by Clyde HallBrendan Hodgdon, and Jarrod Jones. Undercover is our opportunity to lovingly gaze upon gorgeous works from magnificent artists. From Kevin Eastman’s ‘Batman/Teenage Mutant Ninja Turtles III’ variant to Max Sarin’s cracking good ‘Giant Days’ cover, here’s what we’re loving this week.

Undercover: Kevin Eastman goes iconic with his preposterously good 'Batman/TMNT III' variant

Batman/Teenage Mutant Ninja Turtles III #1 by Kevin Eastman. (DC/IDW Publishing)

BH: As the DC/IDW crossover of the Dark Knight Detective and the Heroes in a Half Shell reaches its unlikely (but welcome) third volume, it is continually gratifying to see TMNT co-creator Kevin Eastman’s ongoing involvement in his creations’ lives, and to see the scope of his work expand to include one of DC’s most iconic characters.

This cover is classic Eastman, maintaining the rough, punk-noir aesthetics that defined the original TMNT comics. He finds ways to capture the Turtles’ personalities (Raphael’s confrontational brandishing of his sai, Michaelangelo dangling casually from the fire escape) while unifying them through the shadows falling over their faces and the daredevil grins that gleam through the dark. But what’s refreshing is the IDGAF attitude that Eastman brings to Batman in this image. The pugnacious sneer on his face and the canted crossed arms send a message of “What do you want, punk?”, a far cry from Batman’s usual stone-faced stoicism, but more than fitting in the context of this cover.

Eastman’s aforementioned use of shadows is complemented by his careful use of color, from the subtle hints of the Turtles’ trademark headbands to the old-school blue of Batman’s costume to the orange glow of a setting sun at the far end of the alley. Eastman captures the moody, urban decay vibe that unifies both Batman and the Turtles, and reminds us why this bizarre crossover works well enough to warrant eighteen quality issues exploring it.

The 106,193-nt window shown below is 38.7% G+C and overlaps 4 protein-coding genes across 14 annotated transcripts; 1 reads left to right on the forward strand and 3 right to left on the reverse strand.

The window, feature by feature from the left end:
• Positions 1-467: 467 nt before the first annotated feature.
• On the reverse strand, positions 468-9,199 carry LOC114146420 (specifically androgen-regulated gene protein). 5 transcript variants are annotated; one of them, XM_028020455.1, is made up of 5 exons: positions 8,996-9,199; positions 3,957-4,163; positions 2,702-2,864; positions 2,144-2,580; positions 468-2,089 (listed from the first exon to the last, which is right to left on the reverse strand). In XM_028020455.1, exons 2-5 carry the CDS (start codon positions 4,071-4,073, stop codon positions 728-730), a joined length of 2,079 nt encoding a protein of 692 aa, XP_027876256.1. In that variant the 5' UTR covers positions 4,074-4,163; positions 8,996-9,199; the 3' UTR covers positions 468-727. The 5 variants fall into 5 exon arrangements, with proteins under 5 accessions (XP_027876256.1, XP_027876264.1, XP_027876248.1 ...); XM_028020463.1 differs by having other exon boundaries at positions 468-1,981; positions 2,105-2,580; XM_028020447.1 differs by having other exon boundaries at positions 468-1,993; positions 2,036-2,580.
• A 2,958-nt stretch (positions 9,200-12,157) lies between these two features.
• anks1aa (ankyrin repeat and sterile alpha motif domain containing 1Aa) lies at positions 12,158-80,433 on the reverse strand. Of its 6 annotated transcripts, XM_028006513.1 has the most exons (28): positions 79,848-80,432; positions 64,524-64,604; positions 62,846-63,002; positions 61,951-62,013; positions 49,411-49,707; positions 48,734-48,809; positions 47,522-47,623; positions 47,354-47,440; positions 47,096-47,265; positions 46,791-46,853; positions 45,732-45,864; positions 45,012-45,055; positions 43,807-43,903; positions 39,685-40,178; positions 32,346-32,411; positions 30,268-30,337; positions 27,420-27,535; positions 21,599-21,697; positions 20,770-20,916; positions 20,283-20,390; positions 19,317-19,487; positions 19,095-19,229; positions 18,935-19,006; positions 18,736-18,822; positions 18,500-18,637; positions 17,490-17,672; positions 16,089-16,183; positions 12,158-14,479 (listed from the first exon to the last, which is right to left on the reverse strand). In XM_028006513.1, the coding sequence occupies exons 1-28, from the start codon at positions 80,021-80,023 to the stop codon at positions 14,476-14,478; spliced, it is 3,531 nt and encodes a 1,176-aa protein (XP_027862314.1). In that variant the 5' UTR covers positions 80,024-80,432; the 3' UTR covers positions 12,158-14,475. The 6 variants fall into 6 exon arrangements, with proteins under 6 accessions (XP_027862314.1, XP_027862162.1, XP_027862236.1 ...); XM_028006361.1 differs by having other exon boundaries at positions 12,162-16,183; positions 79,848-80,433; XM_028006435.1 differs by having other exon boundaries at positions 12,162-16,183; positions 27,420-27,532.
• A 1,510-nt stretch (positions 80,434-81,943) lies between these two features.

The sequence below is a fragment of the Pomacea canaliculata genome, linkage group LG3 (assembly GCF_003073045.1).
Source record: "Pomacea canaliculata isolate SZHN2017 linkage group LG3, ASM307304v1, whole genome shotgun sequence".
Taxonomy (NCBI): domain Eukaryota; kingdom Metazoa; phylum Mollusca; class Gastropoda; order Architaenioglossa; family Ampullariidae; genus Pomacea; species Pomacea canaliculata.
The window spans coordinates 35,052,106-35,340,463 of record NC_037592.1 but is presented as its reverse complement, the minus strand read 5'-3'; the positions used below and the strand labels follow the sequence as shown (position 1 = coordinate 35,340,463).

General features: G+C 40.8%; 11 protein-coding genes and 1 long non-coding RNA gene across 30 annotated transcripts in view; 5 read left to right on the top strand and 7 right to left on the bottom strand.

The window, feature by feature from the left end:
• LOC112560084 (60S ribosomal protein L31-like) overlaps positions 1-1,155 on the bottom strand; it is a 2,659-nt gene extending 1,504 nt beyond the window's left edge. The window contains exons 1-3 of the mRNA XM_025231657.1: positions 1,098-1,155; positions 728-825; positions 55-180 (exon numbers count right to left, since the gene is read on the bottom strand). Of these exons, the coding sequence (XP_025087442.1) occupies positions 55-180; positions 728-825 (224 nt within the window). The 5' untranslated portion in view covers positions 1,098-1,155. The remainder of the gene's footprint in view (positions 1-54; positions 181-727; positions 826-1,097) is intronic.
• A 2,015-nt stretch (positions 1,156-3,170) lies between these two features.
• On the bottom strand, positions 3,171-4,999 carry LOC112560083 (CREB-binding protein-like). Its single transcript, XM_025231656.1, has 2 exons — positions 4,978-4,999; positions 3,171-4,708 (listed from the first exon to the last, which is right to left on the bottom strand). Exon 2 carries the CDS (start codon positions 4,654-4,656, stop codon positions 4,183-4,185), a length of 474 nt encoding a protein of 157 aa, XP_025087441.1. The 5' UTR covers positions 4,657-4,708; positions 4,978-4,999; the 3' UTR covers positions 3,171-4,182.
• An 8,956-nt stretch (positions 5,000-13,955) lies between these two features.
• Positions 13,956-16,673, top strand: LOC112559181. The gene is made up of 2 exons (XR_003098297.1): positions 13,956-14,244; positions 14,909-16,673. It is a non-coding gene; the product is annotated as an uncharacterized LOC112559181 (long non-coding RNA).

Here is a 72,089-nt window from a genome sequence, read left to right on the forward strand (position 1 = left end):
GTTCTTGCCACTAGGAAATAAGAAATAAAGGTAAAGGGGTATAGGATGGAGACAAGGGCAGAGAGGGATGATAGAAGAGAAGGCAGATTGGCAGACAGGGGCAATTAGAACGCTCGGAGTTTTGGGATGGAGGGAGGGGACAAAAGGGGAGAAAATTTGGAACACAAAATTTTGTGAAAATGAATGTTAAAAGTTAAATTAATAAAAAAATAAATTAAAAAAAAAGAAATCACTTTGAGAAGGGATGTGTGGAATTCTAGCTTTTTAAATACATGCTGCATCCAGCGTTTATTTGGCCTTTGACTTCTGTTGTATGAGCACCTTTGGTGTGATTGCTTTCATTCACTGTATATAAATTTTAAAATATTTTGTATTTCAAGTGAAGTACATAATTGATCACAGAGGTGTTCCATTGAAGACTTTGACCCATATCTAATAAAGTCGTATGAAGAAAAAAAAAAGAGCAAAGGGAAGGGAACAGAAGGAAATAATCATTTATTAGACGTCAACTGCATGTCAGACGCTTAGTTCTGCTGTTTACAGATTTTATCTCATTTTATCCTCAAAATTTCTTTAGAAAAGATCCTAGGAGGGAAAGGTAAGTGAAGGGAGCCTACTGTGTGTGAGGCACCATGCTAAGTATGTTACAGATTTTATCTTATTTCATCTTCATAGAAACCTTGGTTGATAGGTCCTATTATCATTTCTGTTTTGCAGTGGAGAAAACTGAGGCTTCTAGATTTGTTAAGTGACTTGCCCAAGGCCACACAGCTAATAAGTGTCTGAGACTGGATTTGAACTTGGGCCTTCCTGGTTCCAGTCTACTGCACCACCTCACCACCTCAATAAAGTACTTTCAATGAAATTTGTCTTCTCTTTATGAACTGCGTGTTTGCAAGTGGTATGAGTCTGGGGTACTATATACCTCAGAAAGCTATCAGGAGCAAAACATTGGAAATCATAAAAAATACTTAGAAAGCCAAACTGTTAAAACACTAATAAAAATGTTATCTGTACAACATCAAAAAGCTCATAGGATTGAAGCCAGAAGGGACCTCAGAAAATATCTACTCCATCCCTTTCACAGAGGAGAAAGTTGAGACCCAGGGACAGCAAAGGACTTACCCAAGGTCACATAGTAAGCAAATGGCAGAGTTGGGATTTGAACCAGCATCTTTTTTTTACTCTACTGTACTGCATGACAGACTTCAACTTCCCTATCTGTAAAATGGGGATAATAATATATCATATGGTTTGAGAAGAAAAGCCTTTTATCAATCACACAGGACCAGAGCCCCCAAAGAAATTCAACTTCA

Undercover: Kevin Eastman goes iconic with his preposterously good 'Batman/TMNT III' variant

Deadpool #12 by Scott Hepburn. (Marvel)

JJ: Wade Wilson’s having a bad day. Wise-ass mercenaries tend to have those fairly often. Nothing a pair of katanas and a expertly-placed bon mot can’t take care of—you’d think, but take a close look at Scott Hepburn’s cover to Deadpool #12. Wade’s blood is up. He’s not joking or smirking or farting or whatever ‘Pool tends to do when the fur does fly. He’s out to hurt something, in a fashion befitting the way he’s clearly been wronged. Are those… feelings you’re having, Wade? Nawww.

But yes. A yellow-orange sear of color sizzles behind our mercurial merc, articulating the fury at play here. Hepburn’s got Deadpool killing at dusk. That moody, Tarantino-as-Leone kind of shit. But the worms of blood wriggling in the gravity of slo-mo, the tatters of that ridiculously marketable jumpsuit, the Peter Chung-esque elongation of limbs and perspective, that’s Wade as we like him: A loony toon out for bloody satisfaction. What Hepburn accomplishes here pushes the concept of Deadpool—a tea-bagging oddball from the gnarlier corners of the Marvel Universe—juuust a bit closer towards immortal pop iconography.

Undercover: Kevin Eastman goes iconic with his preposterously good 'Batman/TMNT III' variant